R: When you were twelve years old?
R: Do you remember the name of the pilot?
M: Yeah, Bob Beaty.
R: How did it work out that you got to go flying with him at that time?
M: He gathered up his cousin, another Bob Beaty. His uncle was Dean Beaty at the
University of Florida. His cousin Bob Beaty would have the other Bob Beaty down and
he would gather up a bunch of his neighbors and friends and we'd all chip in and go out
to Stengel Field and fly.
R: So your first flight was when you were twelve years old. When did you get your pilot's
M: Later on in 1965, because I worked toward it off and on as I had money.
R: So it was many years later?
R: What were your other flying experiences during the 1940s?
M: [I had experiences] flying in J3 Cubs, Champions, Luscombes, and that type of thing.
R: Was that all at Stengel Field?
A: No, some of them were out at the old airfield, at the old Army airfield [Alachua Army Air
Field during World War II; before and after the war it was the municipal airport]. The
fixed-base operator out there came at a later time [to the municipal airport]. But we flew
at Stengel and the other place.
R: What were Carl Stengel's contributions to local aviation?
M: Carl had a flight school, and then during the war years he had a major flight school. He
was teaching the students that were going through the program that I described a little
earlier, which I cannot remember the name of. He had quite a large flight school complete
with cabins, living quarters, three hangars, [and] many type of aircraft. [He had] Cessnas,
the old Bamboo Bomber, Wacos, J3 Cubs.
R: What was the Bamboo Bomber?
M: Well, let's see if I got that right or not. It was a Cessna Bobcat [The Cessna T-50 Bobcat
light transport plane was used extensively as a trainer during World War II and was
known as the "Bamboo Bomber" because of its wooden construction.], a twin-engine
aircraft for multi-engine training. No, it was not the Bamboo Bomber, it was the Bobcat. I
take that back.
R: How big was his operation out there? How many planes did he have? How many pilots?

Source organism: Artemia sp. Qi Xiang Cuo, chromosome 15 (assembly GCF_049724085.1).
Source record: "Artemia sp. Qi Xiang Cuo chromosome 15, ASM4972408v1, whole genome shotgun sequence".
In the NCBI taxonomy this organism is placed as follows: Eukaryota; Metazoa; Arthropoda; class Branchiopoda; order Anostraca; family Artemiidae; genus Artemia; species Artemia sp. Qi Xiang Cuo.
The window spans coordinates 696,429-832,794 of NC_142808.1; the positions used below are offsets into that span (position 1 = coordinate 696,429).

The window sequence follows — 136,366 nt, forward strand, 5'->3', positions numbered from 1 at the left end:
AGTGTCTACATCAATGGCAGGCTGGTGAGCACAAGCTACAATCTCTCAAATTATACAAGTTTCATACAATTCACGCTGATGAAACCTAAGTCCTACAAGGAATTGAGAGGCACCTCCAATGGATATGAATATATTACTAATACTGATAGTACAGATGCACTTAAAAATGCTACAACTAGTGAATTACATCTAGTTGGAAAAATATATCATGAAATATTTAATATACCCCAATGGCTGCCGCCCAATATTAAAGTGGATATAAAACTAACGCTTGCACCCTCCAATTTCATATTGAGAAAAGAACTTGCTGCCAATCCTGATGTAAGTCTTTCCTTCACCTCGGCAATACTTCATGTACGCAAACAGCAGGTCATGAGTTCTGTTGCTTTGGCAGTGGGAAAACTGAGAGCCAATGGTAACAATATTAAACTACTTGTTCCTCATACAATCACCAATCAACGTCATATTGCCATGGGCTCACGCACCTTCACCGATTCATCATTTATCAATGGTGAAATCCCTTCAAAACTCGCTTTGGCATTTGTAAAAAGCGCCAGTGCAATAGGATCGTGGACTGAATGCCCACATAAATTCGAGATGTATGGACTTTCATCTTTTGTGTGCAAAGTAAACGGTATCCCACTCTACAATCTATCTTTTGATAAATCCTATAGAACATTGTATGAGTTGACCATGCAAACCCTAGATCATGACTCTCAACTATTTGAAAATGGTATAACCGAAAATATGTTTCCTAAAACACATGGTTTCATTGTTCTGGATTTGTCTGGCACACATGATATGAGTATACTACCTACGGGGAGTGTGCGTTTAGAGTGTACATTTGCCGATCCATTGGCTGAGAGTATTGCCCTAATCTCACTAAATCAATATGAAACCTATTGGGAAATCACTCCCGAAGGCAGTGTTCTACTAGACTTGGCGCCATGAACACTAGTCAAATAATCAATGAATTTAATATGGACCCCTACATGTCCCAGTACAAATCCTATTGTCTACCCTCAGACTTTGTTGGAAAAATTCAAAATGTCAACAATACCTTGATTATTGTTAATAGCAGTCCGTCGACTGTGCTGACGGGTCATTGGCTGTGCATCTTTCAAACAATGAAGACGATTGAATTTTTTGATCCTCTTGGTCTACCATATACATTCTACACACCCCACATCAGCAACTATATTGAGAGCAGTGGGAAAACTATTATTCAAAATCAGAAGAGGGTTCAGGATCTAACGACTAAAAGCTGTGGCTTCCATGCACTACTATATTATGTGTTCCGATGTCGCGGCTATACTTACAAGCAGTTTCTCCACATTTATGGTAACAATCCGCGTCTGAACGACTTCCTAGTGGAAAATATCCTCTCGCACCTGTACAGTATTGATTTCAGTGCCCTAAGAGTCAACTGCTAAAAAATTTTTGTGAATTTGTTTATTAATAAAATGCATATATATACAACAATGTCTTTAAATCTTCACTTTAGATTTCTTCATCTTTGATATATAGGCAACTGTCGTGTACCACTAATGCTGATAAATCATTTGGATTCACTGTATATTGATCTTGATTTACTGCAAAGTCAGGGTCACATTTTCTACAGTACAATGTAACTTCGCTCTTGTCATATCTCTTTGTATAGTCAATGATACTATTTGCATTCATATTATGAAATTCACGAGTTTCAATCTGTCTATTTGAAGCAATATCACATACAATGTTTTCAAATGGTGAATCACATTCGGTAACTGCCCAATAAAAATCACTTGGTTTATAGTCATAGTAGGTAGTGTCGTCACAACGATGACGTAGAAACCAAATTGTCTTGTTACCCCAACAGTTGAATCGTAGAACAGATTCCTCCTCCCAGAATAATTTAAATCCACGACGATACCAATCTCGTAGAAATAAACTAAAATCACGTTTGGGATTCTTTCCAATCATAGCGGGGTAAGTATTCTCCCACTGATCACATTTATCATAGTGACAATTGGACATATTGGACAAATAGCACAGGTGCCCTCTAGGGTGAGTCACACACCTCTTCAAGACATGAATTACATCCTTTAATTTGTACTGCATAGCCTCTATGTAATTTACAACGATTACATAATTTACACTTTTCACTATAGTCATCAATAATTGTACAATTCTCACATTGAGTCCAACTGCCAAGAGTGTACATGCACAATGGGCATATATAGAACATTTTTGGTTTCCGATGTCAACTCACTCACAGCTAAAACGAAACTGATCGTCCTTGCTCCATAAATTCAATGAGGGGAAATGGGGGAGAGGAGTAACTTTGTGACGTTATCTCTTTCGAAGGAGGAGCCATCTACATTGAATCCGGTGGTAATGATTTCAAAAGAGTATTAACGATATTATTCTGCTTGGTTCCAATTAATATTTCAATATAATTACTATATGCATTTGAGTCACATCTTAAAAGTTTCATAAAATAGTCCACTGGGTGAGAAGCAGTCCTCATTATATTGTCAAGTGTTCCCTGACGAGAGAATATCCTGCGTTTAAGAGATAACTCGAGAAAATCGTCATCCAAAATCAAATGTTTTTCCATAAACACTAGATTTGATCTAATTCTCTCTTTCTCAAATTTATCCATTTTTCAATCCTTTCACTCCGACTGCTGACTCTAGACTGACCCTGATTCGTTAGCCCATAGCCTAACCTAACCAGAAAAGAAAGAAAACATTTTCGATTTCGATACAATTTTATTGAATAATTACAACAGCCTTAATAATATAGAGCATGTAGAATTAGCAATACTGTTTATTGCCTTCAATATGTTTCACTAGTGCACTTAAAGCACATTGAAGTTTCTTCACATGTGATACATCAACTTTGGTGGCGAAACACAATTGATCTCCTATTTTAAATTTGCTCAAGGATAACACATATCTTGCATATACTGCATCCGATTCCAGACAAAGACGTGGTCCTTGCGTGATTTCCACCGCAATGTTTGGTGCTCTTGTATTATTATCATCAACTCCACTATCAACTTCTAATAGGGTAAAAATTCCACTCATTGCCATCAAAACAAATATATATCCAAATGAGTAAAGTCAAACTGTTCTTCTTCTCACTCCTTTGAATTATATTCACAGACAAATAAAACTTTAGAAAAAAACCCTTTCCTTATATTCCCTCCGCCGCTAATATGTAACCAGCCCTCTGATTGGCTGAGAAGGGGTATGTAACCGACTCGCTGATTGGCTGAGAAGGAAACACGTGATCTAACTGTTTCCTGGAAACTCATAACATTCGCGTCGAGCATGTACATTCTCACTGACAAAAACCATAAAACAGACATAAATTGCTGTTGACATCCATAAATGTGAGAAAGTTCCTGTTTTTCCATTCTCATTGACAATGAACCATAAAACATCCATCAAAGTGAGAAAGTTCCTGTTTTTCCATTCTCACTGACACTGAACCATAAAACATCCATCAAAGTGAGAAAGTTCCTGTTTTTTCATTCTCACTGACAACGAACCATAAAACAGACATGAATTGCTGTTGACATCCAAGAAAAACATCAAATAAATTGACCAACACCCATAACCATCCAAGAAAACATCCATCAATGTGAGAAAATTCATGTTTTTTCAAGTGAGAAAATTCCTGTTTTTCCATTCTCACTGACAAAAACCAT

M: That's a little difficult to answer. Other people can answer that a little better than I can
because I was pretty young back then and I was just flying with Bob. We would rent an
aircraft and he would give me lessons in a J3 Cub. So as far as this formal program where
there's a number of different aircraft, I really can't answer that with any accuracy.
R: What are some memories you have of Stengel Field?
M: Well, the Pitts Special was built by Curtis Pitts, and the very first one was built at Stengel
Field. It was later sold to Betty Skelton, who became a worldwide/world known aerobatic
female pilot, and the name of the aircraft was Little Stinker. I believe it is now in the
Smithsonian Institute. [The Little Stinker (its complete name) was built in 1946 and was
donated to the Smithsonian Institution's National Air and Space Museum in 1985. It was
the second Pitts Special; the first was wrecked several years after its first flight in 1945.]
R: What are your memories of it?
M: [I remember] watching it fly around and watching it go through its paces. I lived
reasonably close to Stengel Field in those days, so I got to see it very often.
R: When the army took over the municipal airport, Carl had to move his flying service to
Stengel Field, the one that you're familiar with. How did Carl feel about that?
M: I cannot answer that.
R: Do you remember any accidents or close calls at Stengel Field?
M: I know of two of them that I was involved with. A crop duster was flying a side by side
Luscombe, and he came in and nosed over. [There were] no injuries [and] no fires [with
that crash]. Another friend of mine flying a [Piper] Cherokee 235 on take off had engine
failure and hit a pole, if I remember right, and there was an injury in that.
R: Do you remember when those accidents happened?
M: Yeah, [they happened] in the 1960s.
R: How bad were the injuries in the second accident you mentioned?
M: [The injuries were] pretty severe. There was no fatality, but the passenger lost an eye.
R: Were there any fatalities at Stengel Field?
M: I'm sure there were, but I don't recall. I know of no details on them. I don't remember
R: Besides pilot training, what other kinds of aviation related activities was Carl involved
in? Somebody mentioned to me that he had a charter service and he would fly folks
around to different areas.
M: I'm sure he was, but I can't answer that.
R: Who are some people in the area today who would be good to talk to about local aviation
M: Ray Heplin [and] Dashwood Hicks [would be good to talk to]. Let's come back to that
question, I'll think of some more.